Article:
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West Pubnico wind turbine to be repaired later this spring  

Credit:  SaltWire Network | www.thechronicleherald.ca ~~

YARMOUTH – An investigation into what caused a wind turbine to catch fire last week is underway.

Bryan Garner, director of communications for NextEra Energy, the operators of the Pubnico Point Wind Farm, says a crane will be needed to remove and replace various turbine parts but due to the condition of the ground that won’t happen until spring.

“All 16 other wind turbines at the site are functioning normally,” he said.

A landowner contacted the company’s site manager about the fire and the manager contacted the West Pubnico fire department.

“The fire burned out within about two hours,” said Garner, adding that no one was injured.

During the fire, large chunks of burning nacelle components and melting fibreglass blades were falling from 80 metres above.

Given the height involved, there wasn’t much the West Pubnico Fire Department could do to fight the fire.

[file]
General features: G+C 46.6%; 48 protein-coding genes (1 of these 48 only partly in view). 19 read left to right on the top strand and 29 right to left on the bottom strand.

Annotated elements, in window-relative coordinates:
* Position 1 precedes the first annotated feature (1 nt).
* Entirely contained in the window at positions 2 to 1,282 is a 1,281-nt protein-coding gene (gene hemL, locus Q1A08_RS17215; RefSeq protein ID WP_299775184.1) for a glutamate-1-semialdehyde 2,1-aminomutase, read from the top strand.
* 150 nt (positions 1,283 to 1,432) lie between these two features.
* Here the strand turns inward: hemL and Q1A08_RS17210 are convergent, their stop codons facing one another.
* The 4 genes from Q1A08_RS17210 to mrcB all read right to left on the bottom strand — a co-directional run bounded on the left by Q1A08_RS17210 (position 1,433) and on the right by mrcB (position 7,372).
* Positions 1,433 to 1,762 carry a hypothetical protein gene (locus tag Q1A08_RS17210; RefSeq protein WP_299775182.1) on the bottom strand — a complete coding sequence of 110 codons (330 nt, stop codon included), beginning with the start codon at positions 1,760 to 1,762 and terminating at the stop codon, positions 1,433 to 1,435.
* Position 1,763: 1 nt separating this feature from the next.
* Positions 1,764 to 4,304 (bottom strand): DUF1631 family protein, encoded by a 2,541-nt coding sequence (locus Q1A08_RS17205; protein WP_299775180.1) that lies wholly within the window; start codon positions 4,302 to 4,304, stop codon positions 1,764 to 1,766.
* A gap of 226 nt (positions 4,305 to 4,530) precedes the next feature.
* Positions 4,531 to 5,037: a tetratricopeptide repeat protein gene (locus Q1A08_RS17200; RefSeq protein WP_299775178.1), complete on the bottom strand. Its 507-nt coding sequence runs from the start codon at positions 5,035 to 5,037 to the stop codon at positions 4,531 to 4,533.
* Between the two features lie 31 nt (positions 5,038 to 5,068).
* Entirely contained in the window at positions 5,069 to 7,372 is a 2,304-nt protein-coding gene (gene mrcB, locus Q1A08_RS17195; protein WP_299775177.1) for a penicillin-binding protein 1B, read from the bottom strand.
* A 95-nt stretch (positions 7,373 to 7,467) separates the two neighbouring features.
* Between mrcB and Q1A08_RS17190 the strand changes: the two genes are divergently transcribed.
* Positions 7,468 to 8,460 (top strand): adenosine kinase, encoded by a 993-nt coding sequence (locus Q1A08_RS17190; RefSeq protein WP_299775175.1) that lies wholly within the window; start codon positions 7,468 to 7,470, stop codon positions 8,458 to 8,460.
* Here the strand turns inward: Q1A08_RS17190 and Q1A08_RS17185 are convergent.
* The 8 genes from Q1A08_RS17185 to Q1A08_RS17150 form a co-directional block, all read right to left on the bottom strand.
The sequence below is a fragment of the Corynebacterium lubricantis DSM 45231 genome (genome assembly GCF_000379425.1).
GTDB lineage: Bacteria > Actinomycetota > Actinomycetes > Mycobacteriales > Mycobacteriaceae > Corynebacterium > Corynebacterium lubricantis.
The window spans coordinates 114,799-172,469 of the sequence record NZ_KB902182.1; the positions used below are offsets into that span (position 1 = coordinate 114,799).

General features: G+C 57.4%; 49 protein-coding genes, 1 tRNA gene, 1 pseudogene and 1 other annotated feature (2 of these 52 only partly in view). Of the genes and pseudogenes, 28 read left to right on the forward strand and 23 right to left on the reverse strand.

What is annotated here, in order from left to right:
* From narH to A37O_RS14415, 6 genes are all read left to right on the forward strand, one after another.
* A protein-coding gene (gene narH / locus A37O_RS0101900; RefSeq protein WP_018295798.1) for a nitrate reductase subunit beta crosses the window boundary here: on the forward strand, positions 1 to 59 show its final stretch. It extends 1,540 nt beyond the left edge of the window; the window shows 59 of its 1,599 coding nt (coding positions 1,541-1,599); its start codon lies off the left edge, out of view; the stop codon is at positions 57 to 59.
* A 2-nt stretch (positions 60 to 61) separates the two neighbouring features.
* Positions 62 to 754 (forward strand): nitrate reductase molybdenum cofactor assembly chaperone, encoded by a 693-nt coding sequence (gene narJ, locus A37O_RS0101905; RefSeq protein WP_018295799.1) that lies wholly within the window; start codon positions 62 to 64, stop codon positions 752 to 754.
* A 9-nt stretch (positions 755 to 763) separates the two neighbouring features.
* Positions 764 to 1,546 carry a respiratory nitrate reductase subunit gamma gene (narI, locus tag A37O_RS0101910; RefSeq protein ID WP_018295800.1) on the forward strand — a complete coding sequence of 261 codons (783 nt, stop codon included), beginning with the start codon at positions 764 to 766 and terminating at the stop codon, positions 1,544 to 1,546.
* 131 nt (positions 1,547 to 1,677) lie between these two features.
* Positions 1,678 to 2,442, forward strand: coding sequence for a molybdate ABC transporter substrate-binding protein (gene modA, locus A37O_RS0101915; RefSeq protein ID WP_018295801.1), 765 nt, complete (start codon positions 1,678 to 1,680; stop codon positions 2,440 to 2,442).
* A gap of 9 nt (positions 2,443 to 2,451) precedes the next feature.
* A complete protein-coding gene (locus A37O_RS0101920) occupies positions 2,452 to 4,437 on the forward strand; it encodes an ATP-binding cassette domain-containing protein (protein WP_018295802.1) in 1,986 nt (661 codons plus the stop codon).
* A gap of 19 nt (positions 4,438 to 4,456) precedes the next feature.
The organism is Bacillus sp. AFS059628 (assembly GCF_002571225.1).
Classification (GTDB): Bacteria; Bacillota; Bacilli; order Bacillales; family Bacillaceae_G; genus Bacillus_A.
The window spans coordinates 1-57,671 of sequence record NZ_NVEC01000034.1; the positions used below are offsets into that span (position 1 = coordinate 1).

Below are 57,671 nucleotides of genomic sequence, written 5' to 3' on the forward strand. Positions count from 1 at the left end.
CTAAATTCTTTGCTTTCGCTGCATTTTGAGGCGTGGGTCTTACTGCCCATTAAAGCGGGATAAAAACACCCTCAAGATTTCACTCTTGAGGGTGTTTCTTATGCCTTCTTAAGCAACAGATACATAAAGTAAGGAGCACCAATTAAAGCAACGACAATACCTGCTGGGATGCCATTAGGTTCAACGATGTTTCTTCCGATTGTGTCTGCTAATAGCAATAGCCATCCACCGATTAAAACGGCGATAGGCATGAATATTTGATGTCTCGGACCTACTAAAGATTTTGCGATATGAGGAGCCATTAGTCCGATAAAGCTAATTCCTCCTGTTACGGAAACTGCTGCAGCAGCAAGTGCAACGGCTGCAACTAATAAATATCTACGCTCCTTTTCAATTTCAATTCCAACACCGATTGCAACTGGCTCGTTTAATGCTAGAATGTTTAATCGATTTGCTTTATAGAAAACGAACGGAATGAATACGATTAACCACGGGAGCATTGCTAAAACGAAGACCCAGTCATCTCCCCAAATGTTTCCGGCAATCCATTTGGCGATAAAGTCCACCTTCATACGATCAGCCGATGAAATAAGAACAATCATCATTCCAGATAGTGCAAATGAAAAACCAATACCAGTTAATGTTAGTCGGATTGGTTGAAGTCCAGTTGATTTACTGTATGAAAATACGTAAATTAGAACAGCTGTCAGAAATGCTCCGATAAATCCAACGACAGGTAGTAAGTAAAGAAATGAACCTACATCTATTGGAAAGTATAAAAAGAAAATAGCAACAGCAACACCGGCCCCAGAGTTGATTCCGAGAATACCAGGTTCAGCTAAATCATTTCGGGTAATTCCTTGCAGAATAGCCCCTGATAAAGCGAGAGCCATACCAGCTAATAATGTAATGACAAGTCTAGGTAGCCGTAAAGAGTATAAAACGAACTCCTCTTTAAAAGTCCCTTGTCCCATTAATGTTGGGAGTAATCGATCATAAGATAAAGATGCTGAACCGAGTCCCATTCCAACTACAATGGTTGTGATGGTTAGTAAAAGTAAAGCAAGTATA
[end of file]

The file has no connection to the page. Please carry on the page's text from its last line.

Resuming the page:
“We couldn’t get close enough and we wouldn’t be able to throw water that high anyway,” said fire chief Gordon Amiro when contacted on the weekend.

Anything that was burnable in the nacelle, the large bus-shaped structure at the top of the tower, along with the blades, was destroyed. The nacelle houses the generation equipment, gearbox, electronics, and the unit’s transformer.

Firefighters stayed on site until the fire was out.

This isn’t the first time there’s been an issue with one of the wind turbines. Three years ago a nearby resident noticed that a blade on one of the wind turbines had broken.

According to the Canadian Wind Energy Association there are 299 wind farms, comprised of 6,596 turbines, operating across Canada.

Six new wind energy projects went into operation in 2018, representing an estimated total investment of $1 billion.

The total installed wind energy capacity in Canada is now 12,816 MW, enough to meet the needs of about 3.3 million homes.

Source:  SaltWire Network | www.thechronicleherald.ca

This article is the work of the source indicated. Any opinions expressed in it are not necessarily those of National Wind Watch.

The copyright of this article resides with the author or publisher indicated. As part of its noncommercial effort to present the environmental, social, scientific, and economic issues of large-scale wind power development to a global audience seeking such information, National Wind Watch endeavors to observe “fair use” as provided for in section 107 of U.S. Copyright Law and similar “fair dealing” provisions of the copyright laws of other nations. Send requests to excerpt, general inquiries, and comments via e-mail.

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